The opening of an amusement park called the “Enchanted Forest” took place on August 15, 1955, in Ellicott City, Maryland. Imagine 50 acres of land devoted to fantasy and fables! Various concrete structures, attractions, and characters filled the park to entertain visitors.
In the 1950s, the family entertainment industry in America began to grow rapidly. After World War II ended, a thriving economy and a growing middle class appeared.
Initially, it was decided not to include mechanical rides so that children could entirely focus on the imaginary figures in the park.
The park was based on familiar children’s poems and fairy tales. There were various attractions such as slides, animatronic characters, a modest petting zoo, and a display of antique cars. You could even take a boat ride or walk inside the houses. The amusement park attracted families who wanted to have fun and were willing to spend a little more money.
Historian Jim Futrell of the National Historic Amusement Park Association said the Enchanted Forest was one of the first theme parks on the East Coast.
The once-popular venue welcomed around 300,000 visitors over each summer.
The theme park did not stop developing and kept adding in something new for the children. By 1989, the park included attractions such as rafting to Robinson Crusoe Island, a teacup trip around the world of Alice in Wonderland, and jeep safaris through a jungle.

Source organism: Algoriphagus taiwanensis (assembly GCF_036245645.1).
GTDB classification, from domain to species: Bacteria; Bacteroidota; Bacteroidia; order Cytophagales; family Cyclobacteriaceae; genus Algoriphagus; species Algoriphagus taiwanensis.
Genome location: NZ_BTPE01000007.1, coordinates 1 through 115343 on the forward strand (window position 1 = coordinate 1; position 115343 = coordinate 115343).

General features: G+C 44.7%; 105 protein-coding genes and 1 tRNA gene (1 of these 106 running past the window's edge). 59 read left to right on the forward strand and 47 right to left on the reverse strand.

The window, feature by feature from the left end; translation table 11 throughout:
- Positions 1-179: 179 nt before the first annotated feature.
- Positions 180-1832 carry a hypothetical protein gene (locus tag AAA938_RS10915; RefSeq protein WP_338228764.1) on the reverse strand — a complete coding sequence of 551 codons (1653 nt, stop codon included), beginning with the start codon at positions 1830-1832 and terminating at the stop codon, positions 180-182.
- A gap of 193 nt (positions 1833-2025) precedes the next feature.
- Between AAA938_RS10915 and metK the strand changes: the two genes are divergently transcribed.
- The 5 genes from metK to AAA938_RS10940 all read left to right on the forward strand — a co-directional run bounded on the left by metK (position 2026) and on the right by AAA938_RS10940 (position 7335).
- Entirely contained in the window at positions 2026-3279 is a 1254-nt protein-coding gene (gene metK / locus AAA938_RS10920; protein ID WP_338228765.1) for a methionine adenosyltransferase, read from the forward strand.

Over the years, the Enchanted Forest became less attractive to visitors, although it was still considered the main tourist attraction in the central Atlantic Ocean. Children began to pay more attention to television, video arcades, and larger amusement parks, such as Kings Dominion which opened in Virginia in 1975, and Hershey Park in Pennsylvania which opened in the late 1970s.
The Harrison family, the owners of the Enchanted Forest, sold the park together with adjoining land to the developer of a shopping center for $4.5 million in 1987.
By the beginning of the 1990s, the park was completely closed. The only rules in play were those established by nature. Cinderella’s castle was left broken in the center of the forest. Each faded building stood as a reminder of good times that were now past.
However, lovers of abandoned places began to wander these fairytale streets instead. A charity auction in 2004 and an associated article published in the Baltimore Sun drew attention to the neglected site.
The Park Protection Society was established in 2005. Their goal was to preserve and restore the property. They decided to transfer everything they could to a nearby farm a few miles away. The farm was owned by Elioak and Martha Clark. Martha, like many local kids, had fond memories of the park in its former glory
Many buildings and structures were very heavy and cumbersome. The old woman’s shoe weighed nearly 30,000 pounds and was over 20 feet high. It took more than ten years to deliver everything to the farm.
Every year on August 15, 2015, the Enchanted Forest celebrates its anniversary at Clark’s farm. Many parts of the park and the buildings have been restored, and they are once again on display for those families who wish to enter a fairytale kingdom.
Many thanks to Antiquity Echoes for great photos! Check out their website.
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